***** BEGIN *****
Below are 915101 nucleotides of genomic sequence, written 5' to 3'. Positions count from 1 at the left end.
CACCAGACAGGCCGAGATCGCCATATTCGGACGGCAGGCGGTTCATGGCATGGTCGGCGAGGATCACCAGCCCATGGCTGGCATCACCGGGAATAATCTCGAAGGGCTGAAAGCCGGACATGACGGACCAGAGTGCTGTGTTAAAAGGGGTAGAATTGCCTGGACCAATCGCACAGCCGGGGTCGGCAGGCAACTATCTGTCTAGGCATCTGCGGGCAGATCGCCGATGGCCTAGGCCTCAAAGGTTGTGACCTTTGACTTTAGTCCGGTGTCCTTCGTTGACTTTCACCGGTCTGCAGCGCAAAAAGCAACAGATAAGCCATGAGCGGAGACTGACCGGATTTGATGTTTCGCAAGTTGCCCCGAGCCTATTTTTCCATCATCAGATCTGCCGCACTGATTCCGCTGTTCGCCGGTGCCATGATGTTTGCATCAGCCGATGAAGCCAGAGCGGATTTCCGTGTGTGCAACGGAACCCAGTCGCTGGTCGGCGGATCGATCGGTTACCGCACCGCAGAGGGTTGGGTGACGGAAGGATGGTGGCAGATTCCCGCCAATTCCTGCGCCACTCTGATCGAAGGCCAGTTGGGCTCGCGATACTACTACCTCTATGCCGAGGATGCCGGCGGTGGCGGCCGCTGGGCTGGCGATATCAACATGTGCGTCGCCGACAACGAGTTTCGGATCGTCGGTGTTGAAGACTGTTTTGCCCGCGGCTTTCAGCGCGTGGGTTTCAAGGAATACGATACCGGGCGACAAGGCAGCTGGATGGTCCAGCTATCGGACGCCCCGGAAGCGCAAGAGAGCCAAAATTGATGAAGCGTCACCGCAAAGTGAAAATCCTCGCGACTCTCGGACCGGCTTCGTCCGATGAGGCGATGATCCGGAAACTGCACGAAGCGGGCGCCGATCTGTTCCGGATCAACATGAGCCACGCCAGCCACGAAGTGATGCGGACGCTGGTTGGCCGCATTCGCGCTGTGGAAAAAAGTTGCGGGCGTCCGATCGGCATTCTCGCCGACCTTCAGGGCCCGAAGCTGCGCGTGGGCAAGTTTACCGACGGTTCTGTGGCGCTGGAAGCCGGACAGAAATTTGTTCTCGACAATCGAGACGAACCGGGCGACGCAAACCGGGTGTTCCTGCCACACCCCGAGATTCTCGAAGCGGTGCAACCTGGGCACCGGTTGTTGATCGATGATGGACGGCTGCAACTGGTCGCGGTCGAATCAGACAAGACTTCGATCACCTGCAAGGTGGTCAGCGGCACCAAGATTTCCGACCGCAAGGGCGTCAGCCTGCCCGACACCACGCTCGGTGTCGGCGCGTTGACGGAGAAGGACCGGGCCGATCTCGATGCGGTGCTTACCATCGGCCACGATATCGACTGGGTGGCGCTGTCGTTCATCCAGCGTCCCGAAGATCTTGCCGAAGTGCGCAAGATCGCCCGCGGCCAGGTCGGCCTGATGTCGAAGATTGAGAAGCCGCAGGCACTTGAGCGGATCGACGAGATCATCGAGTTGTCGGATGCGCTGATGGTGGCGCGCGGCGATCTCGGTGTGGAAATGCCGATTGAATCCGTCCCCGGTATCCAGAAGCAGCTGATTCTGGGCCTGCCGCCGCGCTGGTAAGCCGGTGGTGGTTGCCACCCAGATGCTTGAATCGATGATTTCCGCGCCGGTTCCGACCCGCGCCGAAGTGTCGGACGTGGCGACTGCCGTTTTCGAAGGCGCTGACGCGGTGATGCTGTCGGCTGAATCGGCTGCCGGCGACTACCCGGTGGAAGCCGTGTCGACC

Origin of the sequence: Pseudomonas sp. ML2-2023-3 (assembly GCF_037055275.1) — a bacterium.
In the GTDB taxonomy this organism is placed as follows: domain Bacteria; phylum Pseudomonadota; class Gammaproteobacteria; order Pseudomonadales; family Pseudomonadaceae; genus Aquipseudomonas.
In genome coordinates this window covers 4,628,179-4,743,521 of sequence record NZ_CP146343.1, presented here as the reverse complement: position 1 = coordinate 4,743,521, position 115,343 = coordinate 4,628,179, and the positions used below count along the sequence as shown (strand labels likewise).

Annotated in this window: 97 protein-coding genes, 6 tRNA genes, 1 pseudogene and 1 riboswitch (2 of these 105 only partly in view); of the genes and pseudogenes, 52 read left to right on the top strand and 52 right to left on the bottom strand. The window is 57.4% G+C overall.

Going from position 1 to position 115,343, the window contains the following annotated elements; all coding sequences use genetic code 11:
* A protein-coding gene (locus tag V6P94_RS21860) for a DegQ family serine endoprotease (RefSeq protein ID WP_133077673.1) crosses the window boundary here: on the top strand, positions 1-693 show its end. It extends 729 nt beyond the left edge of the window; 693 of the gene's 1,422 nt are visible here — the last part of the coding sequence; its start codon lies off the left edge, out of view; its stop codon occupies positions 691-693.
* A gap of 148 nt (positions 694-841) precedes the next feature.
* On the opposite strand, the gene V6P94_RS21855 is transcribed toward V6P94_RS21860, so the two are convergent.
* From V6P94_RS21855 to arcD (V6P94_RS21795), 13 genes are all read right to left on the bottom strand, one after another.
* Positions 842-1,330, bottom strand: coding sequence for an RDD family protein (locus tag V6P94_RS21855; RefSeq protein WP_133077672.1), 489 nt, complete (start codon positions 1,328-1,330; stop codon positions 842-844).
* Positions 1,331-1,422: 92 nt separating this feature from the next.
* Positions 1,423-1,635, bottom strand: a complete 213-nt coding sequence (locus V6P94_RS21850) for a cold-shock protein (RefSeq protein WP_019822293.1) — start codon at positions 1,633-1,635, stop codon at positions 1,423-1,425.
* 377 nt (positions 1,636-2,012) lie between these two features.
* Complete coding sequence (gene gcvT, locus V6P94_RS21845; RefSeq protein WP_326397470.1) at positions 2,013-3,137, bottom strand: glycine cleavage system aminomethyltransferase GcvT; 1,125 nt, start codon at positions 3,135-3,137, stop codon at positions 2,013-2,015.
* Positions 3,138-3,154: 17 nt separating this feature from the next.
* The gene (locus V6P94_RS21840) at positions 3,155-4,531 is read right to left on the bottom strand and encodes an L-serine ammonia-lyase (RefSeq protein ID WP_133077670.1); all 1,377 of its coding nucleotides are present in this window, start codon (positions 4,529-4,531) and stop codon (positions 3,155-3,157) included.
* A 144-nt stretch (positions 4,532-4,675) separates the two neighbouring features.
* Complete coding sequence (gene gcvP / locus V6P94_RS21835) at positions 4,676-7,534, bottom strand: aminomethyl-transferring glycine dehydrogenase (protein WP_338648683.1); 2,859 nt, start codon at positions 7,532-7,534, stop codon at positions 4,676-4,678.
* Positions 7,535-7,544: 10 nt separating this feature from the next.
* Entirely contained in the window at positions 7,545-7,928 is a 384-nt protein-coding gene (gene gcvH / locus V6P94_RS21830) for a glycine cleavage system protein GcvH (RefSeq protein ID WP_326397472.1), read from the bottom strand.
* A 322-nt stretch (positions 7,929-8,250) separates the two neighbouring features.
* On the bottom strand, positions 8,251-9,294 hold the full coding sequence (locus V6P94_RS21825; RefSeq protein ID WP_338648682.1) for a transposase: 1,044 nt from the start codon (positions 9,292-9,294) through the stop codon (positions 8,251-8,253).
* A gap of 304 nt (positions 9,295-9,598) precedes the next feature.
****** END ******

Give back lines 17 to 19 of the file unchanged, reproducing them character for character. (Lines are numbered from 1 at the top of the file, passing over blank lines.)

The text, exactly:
* Positions 3,138-3,154: 17 nt separating this feature from the next.
* The gene (locus V6P94_RS21840) at positions 3,155-4,531 is read right to left on the bottom strand and encodes an L-serine ammonia-lyase (RefSeq protein ID WP_133077670.1); all 1,377 of its coding nucleotides are present in this window, start codon (positions 4,529-4,531) and stop codon (positions 3,155-3,157) included.
* A 144-nt stretch (positions 4,532-4,675) separates the two neighbouring features.